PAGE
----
Interpreting Scripture by Scripture
Background in Biblical Interpretation
How to Do a Word Study
Course Materials on Biblical Hermeneutics
Inerrancy and New Testament Exegesis
What is Redemptive-Historical Interpretation?
4 Good Reasons Not to Read the Bible Literally
[Based on the evidence presented on this page, ASND agrees only conditionally with Mr. Lose’s conclusions. For some excellent discussions about those conditions (which differ significantly from Mr. Lose’s “reasons“) listen to this (the first discussion on biblical literalism begins at about 56 minutes into the program and the second discussion begins about 1 hour 52 minutes into the program) ].
“… holiness of the biblical text remains, even if mistakes are made…”
[Wouldn’t that depend on the type of “mistakes” made?]
Misreading Scripture with Western Eyes
The Bible & Women:
“The Bible often gets a bad rap for being ‘anti-women.’ But an examination of what the Bible actually says — and how women are actually depicted — paints a very different picture.”
[Yes, the article was written by a woman.]
“… in choosing what passages you would take as models for your behavior, you chose narrative passages rather than prescriptive ones.”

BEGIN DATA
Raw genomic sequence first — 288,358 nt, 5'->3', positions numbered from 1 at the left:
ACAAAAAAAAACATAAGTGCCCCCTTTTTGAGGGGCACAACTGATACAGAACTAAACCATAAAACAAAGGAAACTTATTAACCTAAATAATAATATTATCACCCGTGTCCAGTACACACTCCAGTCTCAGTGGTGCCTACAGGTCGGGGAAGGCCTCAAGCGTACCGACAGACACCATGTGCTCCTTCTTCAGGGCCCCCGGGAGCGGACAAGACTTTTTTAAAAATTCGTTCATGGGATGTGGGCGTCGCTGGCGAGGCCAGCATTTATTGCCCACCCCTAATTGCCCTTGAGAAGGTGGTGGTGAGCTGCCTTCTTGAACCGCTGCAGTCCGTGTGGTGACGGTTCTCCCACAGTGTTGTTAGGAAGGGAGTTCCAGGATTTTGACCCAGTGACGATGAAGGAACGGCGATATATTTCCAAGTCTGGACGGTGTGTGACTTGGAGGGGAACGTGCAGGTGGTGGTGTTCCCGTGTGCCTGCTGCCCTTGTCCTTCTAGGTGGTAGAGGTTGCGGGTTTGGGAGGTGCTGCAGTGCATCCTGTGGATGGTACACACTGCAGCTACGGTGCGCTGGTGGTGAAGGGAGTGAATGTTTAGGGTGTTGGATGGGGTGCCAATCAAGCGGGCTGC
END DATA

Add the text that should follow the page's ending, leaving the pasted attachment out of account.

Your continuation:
[That book review, too, was written by a woman.]
THE DEAD SEA SCROLLS AND THE NEW TESTAMENT WORLD
Does God condone slavery in the Bible?
Does the Bible promote slavery?
Slavery, John Locke and the Bible
Slavery in the Old and New Testament
Was [American] Slavery God’s Will?
Why Is the New Testament Silent on Slavery?
Did Daniel Accurately Predict a Succession of Nations?
The Evidence Says Yes.
Five common objections to biblical prophecy debunked
How the Bible Came Together
The Canonicity of the Bible
IIs the Biblical Canon Closed?
The Apocryphal / Deuterocanonical Books: An Evangelical View
The Definition of ‘Canon’: Exclusive or Multi-Dimensional?
How We Got Our Bible And Why We Believe It Is God’s Word
The Apostolic Bible Polyglot
A numerically coded Greek-English interlinear Bible with auxilliary works.
Fifteen Myths about Bible Translation
Five More Myths about Bible Translations and the Transmission of the Text
[For those (one or two, maybe) who will actually read those essays and wonder why the author did not include any end note references — seemingly suggesting that he is expert enough to know it all himself, it turns out that in Dr. Wallace’s case, he actually is (at least on these particular topics). And yes, the first fifteen myths about which Dr. Wallace wrote are already posted on ASND’s main Bible page.]
Choosing a Bible Translation
What Bible Should I Own
Crucifixion nails, Noah’s Ark, and the Jesus Tomb: how should we respond to sensational archaeological claims?
Unearthing the Ancient Near East
What archaeology tells us about the Bible
Bible Secrets Revealed [?]:
An Evidence-Based Response to the History Channel Series